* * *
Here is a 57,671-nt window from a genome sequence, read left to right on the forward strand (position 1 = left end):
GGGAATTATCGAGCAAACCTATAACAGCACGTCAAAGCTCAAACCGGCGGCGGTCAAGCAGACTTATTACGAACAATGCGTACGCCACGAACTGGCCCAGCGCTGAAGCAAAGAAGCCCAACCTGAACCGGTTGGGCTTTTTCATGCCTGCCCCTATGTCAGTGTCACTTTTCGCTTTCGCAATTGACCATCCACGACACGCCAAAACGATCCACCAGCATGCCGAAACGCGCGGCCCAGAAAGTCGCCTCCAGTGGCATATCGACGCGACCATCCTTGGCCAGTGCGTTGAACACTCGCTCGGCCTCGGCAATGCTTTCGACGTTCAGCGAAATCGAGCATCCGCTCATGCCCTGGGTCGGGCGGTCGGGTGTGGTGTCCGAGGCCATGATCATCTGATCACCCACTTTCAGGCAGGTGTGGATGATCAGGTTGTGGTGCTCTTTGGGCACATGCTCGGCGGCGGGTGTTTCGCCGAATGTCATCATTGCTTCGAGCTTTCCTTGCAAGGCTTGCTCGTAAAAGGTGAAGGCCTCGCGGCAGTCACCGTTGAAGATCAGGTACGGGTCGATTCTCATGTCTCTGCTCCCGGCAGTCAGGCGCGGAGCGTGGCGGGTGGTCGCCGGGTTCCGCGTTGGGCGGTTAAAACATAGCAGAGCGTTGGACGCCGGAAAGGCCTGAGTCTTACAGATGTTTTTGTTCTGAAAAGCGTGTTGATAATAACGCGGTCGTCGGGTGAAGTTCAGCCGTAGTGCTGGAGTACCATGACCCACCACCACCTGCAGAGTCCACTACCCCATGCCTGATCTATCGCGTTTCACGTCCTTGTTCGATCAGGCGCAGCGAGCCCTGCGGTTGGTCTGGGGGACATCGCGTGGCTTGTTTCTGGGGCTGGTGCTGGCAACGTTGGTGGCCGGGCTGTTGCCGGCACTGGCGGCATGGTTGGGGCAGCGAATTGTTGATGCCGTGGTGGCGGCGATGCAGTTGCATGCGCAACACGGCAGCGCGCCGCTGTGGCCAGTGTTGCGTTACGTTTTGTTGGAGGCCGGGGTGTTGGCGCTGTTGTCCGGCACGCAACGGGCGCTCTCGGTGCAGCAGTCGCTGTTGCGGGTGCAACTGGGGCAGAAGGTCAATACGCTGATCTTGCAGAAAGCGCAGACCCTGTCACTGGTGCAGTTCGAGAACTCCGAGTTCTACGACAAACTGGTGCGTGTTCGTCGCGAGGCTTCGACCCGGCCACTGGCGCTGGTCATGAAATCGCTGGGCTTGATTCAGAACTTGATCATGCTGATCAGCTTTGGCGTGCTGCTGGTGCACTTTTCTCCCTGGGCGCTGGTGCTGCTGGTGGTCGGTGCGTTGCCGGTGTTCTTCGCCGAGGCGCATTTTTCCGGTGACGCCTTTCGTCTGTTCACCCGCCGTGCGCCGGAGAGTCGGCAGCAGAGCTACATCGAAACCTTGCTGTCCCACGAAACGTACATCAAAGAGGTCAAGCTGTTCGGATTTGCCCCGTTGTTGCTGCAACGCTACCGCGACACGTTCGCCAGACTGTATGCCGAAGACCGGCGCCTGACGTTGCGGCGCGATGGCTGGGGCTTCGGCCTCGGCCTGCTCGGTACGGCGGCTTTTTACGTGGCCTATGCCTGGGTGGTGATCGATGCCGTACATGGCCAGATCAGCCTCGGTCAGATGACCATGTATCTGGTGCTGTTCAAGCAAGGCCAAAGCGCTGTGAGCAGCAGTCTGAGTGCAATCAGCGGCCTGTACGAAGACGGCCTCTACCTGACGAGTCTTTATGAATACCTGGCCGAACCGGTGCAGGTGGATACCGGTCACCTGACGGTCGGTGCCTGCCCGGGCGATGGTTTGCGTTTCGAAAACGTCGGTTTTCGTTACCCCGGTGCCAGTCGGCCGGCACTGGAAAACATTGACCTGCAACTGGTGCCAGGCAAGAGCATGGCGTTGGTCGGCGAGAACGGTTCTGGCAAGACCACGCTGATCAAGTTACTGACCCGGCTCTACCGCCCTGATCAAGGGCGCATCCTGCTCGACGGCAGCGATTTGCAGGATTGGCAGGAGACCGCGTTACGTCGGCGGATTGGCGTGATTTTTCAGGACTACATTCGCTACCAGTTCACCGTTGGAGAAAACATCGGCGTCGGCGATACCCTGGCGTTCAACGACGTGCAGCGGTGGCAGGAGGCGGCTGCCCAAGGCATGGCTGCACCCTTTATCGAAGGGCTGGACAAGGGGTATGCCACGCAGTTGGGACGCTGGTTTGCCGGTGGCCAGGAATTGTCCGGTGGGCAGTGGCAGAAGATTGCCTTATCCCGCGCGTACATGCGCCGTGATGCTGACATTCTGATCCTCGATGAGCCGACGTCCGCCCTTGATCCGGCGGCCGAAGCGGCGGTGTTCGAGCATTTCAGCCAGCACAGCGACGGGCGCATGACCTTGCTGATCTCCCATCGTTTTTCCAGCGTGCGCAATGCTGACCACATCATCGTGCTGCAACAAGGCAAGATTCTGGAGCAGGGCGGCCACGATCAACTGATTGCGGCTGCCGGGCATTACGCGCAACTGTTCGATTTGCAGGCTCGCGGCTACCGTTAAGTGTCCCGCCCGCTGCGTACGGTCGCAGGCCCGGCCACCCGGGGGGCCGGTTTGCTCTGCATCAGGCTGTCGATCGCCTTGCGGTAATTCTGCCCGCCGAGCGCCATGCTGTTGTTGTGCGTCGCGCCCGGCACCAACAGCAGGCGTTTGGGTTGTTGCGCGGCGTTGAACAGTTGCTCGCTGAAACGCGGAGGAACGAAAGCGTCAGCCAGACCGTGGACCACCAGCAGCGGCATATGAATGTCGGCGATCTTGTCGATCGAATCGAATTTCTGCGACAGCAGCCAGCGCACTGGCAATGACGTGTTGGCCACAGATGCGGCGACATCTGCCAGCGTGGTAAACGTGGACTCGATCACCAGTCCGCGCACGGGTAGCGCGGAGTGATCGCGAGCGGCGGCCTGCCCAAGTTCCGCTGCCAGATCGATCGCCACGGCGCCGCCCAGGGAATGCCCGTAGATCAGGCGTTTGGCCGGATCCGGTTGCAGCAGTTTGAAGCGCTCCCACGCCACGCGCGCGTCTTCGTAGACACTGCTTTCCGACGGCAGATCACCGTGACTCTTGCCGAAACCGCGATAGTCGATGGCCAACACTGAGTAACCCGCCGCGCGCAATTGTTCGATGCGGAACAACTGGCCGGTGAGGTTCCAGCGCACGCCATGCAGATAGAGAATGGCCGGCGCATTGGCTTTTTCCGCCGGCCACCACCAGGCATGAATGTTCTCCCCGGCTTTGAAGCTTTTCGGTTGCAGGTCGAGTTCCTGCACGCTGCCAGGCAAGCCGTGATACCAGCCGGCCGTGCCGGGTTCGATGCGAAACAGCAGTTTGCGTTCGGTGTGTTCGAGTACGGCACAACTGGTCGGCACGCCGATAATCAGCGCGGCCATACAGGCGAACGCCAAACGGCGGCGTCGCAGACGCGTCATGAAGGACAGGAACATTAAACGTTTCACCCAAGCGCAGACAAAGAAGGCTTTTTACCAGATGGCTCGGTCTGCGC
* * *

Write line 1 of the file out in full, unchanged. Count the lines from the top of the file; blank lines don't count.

Here is a 57,671-nt window from a genome sequence, read left to right on the forward strand (position 1 = left end):